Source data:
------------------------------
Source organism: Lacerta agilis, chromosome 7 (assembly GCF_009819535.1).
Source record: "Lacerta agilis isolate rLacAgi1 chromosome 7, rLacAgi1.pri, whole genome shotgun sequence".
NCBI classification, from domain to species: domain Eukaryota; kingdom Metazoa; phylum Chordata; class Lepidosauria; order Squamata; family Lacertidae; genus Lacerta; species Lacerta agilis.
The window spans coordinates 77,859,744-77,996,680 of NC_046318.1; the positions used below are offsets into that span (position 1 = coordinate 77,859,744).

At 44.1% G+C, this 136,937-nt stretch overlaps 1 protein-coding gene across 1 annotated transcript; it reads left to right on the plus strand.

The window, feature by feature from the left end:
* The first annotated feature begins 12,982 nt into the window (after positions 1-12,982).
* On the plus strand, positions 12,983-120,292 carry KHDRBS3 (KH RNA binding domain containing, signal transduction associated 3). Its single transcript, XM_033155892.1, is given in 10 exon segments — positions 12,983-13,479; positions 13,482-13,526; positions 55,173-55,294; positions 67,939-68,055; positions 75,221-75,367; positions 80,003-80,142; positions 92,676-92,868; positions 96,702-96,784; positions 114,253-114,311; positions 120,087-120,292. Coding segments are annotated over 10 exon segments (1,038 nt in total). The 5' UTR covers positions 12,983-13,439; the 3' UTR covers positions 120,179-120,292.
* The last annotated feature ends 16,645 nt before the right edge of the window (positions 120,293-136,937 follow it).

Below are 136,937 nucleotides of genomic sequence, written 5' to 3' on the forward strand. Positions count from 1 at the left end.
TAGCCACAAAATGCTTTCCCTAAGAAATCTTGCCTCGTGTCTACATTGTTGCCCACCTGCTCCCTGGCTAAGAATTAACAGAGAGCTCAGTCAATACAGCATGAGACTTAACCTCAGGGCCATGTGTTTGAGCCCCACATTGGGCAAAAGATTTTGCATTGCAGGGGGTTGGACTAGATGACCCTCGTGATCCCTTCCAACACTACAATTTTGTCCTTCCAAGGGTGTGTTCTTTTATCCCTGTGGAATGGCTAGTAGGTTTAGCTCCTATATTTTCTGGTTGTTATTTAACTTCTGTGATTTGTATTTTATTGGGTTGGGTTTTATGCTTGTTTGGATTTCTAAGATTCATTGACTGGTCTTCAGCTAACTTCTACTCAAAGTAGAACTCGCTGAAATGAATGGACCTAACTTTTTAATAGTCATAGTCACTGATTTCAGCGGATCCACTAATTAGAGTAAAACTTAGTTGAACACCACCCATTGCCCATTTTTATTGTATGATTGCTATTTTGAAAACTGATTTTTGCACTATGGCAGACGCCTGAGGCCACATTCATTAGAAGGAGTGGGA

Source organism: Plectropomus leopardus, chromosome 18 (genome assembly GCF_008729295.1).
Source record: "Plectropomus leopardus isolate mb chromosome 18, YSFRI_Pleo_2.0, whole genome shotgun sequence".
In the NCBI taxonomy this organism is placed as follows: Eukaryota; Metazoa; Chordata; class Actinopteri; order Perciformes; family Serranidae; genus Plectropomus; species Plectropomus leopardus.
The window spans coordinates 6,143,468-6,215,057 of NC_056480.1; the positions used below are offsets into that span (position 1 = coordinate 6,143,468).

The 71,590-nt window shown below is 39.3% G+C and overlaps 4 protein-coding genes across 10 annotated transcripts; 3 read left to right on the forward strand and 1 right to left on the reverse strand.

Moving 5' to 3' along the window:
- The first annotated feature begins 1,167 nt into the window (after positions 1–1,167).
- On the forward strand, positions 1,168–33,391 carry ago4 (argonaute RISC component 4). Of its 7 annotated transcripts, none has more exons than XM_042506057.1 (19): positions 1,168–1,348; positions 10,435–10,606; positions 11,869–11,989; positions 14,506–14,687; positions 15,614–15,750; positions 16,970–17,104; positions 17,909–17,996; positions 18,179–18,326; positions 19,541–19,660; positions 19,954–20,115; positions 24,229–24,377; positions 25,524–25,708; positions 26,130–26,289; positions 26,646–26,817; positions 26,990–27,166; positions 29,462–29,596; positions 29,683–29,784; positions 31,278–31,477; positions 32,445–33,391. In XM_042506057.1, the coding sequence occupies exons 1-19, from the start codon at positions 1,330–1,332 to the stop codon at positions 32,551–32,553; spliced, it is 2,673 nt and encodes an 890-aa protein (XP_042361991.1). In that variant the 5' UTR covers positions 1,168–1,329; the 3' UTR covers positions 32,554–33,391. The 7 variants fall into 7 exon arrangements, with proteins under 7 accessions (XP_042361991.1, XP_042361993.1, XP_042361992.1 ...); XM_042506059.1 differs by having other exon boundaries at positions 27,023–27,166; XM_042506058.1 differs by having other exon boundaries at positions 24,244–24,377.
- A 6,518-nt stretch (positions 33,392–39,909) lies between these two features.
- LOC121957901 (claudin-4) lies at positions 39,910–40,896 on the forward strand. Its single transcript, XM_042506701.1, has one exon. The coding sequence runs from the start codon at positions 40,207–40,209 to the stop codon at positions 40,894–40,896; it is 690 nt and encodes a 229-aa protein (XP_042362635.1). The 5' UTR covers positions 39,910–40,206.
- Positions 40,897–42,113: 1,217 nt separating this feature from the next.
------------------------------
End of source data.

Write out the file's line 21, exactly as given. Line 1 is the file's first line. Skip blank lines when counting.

- LOC121957901 (claudin-4) lies at positions 39,910–40,896 on the forward strand. Its single transcript, XM_042506701.1, has one exon. The coding sequence runs from the start codon at positions 40,207–40,209 to the stop codon at positions 40,894–40,896; it is 690 nt and encodes a 229-aa protein (XP_042362635.1). The 5' UTR covers positions 39,910–40,206.